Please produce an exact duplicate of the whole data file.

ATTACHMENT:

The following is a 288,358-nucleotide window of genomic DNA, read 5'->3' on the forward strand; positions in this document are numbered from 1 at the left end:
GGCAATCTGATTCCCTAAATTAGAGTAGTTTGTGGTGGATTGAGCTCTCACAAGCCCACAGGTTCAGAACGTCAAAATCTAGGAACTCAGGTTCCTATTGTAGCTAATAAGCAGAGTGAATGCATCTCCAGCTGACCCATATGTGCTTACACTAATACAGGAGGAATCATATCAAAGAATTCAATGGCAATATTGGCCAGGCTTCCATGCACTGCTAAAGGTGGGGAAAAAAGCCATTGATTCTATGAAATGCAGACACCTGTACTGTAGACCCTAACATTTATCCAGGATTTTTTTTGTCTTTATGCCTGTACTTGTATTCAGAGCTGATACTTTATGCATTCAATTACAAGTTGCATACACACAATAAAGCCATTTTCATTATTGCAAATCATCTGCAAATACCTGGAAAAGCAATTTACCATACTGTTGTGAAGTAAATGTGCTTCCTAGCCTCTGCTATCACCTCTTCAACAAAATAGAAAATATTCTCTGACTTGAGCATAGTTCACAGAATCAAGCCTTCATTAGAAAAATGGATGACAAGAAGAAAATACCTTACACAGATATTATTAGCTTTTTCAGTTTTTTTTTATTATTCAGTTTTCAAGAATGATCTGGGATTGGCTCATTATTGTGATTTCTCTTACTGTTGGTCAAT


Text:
The following is a 288,358-nucleotide window of genomic DNA, read 5'->3' on the forward strand; positions in this document are numbered from 1 at the left end:
GGCAATCTGATTCCCTAAATTAGAGTAGTTTGTGGTGGATTGAGCTCTCACAAGCCCACAGGTTCAGAACGTCAAAATCTAGGAACTCAGGTTCCTATTGTAGCTAATAAGCAGAGTGAATGCATCTCCAGCTGACCCATATGTGCTTACACTAATACAGGAGGAATCATATCAAAGAATTCAATGGCAATATTGGCCAGGCTTCCATGCACTGCTAAAGGTGGGGAAAAAAGCCATTGATTCTATGAAATGCAGACACCTGTACTGTAGACCCTAACATTTATCCAGGATTTTTTTTGTCTTTATGCCTGTACTTGTATTCAGAGCTGATACTTTATGCATTCAATTACAAGTTGCATACACACAATAAAGCCATTTTCATTATTGCAAATCATCTGCAAATACCTGGAAAAGCAATTTACCATACTGTTGTGAAGTAAATGTGCTTCCTAGCCTCTGCTATCACCTCTTCAACAAAATAGAAAATATTCTCTGACTTGAGCATAGTTCACAGAATCAAGCCTTCATTAGAAAAATGGATGACAAGAAGAAAATACCTTACACAGATATTATTAGCTTTTTCAGTTTTTTTTTATTATTCAGTTTTCAAGAATGATCTGGGATTGGCTCATTATTGTGATTTCTCTTACTGTTGGTCAAT